The newly identified gene variant, or allele, is located on chromosome
      10q25.3. It is a single nucleotide polymorphism (SNP), or single base
      pair change, in the region of a gene that codes for a transcription
      factor -- a protein that acts like a "master switch" regulating the
      expression of other genes. In their DNA analysis, the researchers found
      one copy of the risk variant in 40 percent of DPP participants, and two
      copies in 10 percent. "For the 10 percent of people who inherited two
      copies of the variant, the risk of developing diabetes is about 80
      percent higher than it is for non-carriers," explained Dr. Florez.
      The DPP Genetics subgroup conducted the study in a multi-institutional
      collaborative effort.* Its findings build on the deCode Genetics report,
      published online in "Nature Genetics" in January 2006, by:
      -- confirming the finding in an independent population that included the
      racial and ethnic diversity typical of the U.S. population with diabetes
      -- showing that the gene variant increases risk in those with
      pre-diabetes, and in a prospective study where patients are followed
      over time
      -- examining for the first time the relationship between the genetic
      risk factor and interventions that delay diabetes onset, and
      -- showing that the gene variant affects insulin production, not cells'
      response to insulin.
      The hallmarks of type 2 diabetes are insulin resistance - the inability
      of target tissues to respond to insulin - and a gradual failure of beta
      cells to produce enough insulin. "This variant of TCF7L2 is associated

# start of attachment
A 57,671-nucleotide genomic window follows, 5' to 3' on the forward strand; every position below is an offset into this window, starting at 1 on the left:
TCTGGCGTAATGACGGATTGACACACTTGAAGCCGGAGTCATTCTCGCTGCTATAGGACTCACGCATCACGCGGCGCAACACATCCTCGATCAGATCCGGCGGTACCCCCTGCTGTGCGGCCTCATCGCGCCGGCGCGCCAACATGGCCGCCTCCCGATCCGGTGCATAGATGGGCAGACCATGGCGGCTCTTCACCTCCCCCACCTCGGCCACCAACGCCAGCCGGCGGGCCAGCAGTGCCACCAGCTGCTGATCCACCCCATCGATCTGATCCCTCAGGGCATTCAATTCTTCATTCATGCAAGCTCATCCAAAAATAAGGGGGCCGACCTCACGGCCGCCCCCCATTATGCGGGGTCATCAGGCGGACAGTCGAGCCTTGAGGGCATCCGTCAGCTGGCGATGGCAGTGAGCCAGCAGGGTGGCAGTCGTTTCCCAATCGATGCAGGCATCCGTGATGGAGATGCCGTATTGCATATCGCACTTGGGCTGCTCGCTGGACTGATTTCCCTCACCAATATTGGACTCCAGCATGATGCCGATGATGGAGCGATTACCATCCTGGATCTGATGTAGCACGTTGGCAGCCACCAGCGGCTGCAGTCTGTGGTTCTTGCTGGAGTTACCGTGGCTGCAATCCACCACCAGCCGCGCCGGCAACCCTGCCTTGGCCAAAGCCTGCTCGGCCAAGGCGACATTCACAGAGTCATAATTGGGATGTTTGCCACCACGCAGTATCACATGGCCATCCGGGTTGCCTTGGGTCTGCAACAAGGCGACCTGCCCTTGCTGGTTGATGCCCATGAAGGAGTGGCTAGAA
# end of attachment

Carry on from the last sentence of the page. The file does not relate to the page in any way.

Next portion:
with decreased insulin production, but not with any increase in insulin
      resistance," said DPP study chair David M. Nathan, M.D., of MGH.
      "Our data, combined with previous longitudinal studies and genetic
      findings, show that type 2 diabetes can be triggered by decreased
      insulin production and not just by insulin resistance. However,
      researchers need to learn more about this gene before they can even
      obesity; and kidney, urologic and hematologic diseases. Spanning the
      full spectrum of medicine and afflicting people of all ages and ethnic
      groups, these diseases encompass some of the most common, severe, and
      disabling conditions affecting Americans.
      The National Institutes of Health (NIH) -- "The Nation's Medical
      Research Agency" -- includes 27 Institutes and Centers and is a
      component of the U.S. Department of Health and Human Services. It is the
      primary federal agency for conducting and supporting basic, clinical and
      translational medical research, and it investigates the causes,
      treatments, and cures for both common and rare diseases. For more
      information about NIH and its programs, visit www.nih.gov.

      * Named authors included Jose Florez, Nick Bayley, Paul de Bakker, David
      M. Nathan and David Altshuler from MGH, Kathleen Jablonski from George
      Washington University, Toni Pollin and Alan Shuldiner from the
      University of Maryland, and William Knowler from NIDDK on behalf of the
      Diabetes Prevention Program Research Group